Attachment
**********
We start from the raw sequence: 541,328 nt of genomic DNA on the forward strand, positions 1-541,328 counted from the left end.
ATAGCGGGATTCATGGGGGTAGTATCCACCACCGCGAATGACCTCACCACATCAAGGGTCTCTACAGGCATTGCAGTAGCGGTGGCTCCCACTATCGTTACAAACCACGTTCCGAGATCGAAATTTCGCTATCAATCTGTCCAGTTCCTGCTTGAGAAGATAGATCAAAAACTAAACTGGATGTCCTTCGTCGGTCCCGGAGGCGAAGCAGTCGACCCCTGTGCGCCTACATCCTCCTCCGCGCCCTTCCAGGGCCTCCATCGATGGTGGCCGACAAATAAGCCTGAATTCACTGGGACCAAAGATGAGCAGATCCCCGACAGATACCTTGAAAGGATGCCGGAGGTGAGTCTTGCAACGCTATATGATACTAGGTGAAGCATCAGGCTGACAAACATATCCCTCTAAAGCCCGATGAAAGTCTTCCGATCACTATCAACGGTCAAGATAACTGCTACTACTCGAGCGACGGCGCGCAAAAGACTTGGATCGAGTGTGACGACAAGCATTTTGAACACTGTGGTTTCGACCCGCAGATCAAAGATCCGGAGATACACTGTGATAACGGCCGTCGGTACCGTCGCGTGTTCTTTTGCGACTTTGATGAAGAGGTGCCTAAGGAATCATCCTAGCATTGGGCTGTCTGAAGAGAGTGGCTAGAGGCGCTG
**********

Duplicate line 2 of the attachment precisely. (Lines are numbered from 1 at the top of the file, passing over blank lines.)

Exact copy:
ATAGCGGGATTCATGGGGGTAGTATCCACCACCGCGAATGACCTCACCACATCAAGGGTCTCTACAGGCATTGCAGTAGCGGTGGCTCCCACTATCGTTACAAACCACGTTCCGAGATCGAAATTTCGCTATCAATCTGTCCAGTTCCTGCTTGAGAAGATAGATCAAAAACTAAACTGGATGTCCTTCGTCGGTCCCGGAGGCGAAGCAGTCGACCCCTGTGCGCCTACATCCTCCTCCGCGCCCTTCCAGGGCCTCCATCGATGGTGGCCGACAAATAAGCCTGAATTCACTGGGACCAAAGATGAGCAGATCCCCGACAGATACCTTGAAAGGATGCCGGAGGTGAGTCTTGCAACGCTATATGATACTAGGTGAAGCATCAGGCTGACAAACATATCCCTCTAAAGCCCGATGAAAGTCTTCCGATCACTATCAACGGTCAAGATAACTGCTACTACTCGAGCGACGGCGCGCAAAAGACTTGGATCGAGTGTGACGACAAGCATTTTGAACACTGTGGTTTCGACCCGCAGATCAAAGATCCGGAGATACACTGTGATAACGGCCGTCGGTACCGTCGCGTGTTCTTTTGCGACTTTGATGAAGAGGTGCCTAAGGAATCATCCTAGCATTGGGCTGTCTGAAGAGAGTGGCTAGAGGCGCTG